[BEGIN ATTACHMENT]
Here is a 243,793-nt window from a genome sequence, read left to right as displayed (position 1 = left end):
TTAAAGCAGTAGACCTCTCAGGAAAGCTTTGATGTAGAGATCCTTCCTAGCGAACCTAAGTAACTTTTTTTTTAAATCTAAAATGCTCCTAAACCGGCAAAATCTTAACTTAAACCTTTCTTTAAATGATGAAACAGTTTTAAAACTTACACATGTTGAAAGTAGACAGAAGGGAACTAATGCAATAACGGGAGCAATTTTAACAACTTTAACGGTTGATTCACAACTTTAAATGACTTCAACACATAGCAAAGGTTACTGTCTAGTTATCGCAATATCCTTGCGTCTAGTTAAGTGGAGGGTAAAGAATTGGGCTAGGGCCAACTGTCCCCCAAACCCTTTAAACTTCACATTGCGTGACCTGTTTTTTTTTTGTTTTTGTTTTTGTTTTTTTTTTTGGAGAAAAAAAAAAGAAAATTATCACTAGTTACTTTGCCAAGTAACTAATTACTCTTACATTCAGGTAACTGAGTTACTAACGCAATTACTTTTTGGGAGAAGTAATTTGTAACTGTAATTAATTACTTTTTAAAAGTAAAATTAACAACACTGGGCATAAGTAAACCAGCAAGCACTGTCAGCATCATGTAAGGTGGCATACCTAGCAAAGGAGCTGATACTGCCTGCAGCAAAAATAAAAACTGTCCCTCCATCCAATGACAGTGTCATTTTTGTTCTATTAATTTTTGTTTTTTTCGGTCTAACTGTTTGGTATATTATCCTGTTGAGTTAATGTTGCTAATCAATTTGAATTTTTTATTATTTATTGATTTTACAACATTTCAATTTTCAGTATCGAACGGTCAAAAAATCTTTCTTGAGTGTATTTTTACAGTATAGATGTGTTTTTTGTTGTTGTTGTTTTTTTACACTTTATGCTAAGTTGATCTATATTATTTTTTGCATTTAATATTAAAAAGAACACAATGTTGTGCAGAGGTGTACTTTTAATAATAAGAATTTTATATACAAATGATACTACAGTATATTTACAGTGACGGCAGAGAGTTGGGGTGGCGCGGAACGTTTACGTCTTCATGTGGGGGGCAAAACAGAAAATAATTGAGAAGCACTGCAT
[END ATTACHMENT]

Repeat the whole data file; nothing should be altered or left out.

Here is a 243,793-nt window from a genome sequence, read left to right as displayed (position 1 = left end):
TTAAAGCAGTAGACCTCTCAGGAAAGCTTTGATGTAGAGATCCTTCCTAGCGAACCTAAGTAACTTTTTTTTTAAATCTAAAATGCTCCTAAACCGGCAAAATCTTAACTTAAACCTTTCTTTAAATGATGAAACAGTTTTAAAACTTACACATGTTGAAAGTAGACAGAAGGGAACTAATGCAATAACGGGAGCAATTTTAACAACTTTAACGGTTGATTCACAACTTTAAATGACTTCAACACATAGCAAAGGTTACTGTCTAGTTATCGCAATATCCTTGCGTCTAGTTAAGTGGAGGGTAAAGAATTGGGCTAGGGCCAACTGTCCCCCAAACCCTTTAAACTTCACATTGCGTGACCTGTTTTTTTTTTGTTTTTGTTTTTGTTTTTTTTTTTGGAGAAAAAAAAAAGAAAATTATCACTAGTTACTTTGCCAAGTAACTAATTACTCTTACATTCAGGTAACTGAGTTACTAACGCAATTACTTTTTGGGAGAAGTAATTTGTAACTGTAATTAATTACTTTTTAAAAGTAAAATTAACAACACTGGGCATAAGTAAACCAGCAAGCACTGTCAGCATCATGTAAGGTGGCATACCTAGCAAAGGAGCTGATACTGCCTGCAGCAAAAATAAAAACTGTCCCTCCATCCAATGACAGTGTCATTTTTGTTCTATTAATTTTTGTTTTTTTCGGTCTAACTGTTTGGTATATTATCCTGTTGAGTTAATGTTGCTAATCAATTTGAATTTTTTATTATTTATTGATTTTACAACATTTCAATTTTCAGTATCGAACGGTCAAAAAATCTTTCTTGAGTGTATTTTTACAGTATAGATGTGTTTTTTGTTGTTGTTGTTTTTTTACACTTTATGCTAAGTTGATCTATATTATTTTTTGCATTTAATATTAAAAAGAACACAATGTTGTGCAGAGGTGTACTTTTAATAATAAGAATTTTATATACAAATGATACTACAGTATATTTACAGTGACGGCAGAGAGTTGGGGTGGCGCGGAACGTTTACGTCTTCATGTGGGGGGCAAAACAGAAAATAATTGAGAAGCACTGCAT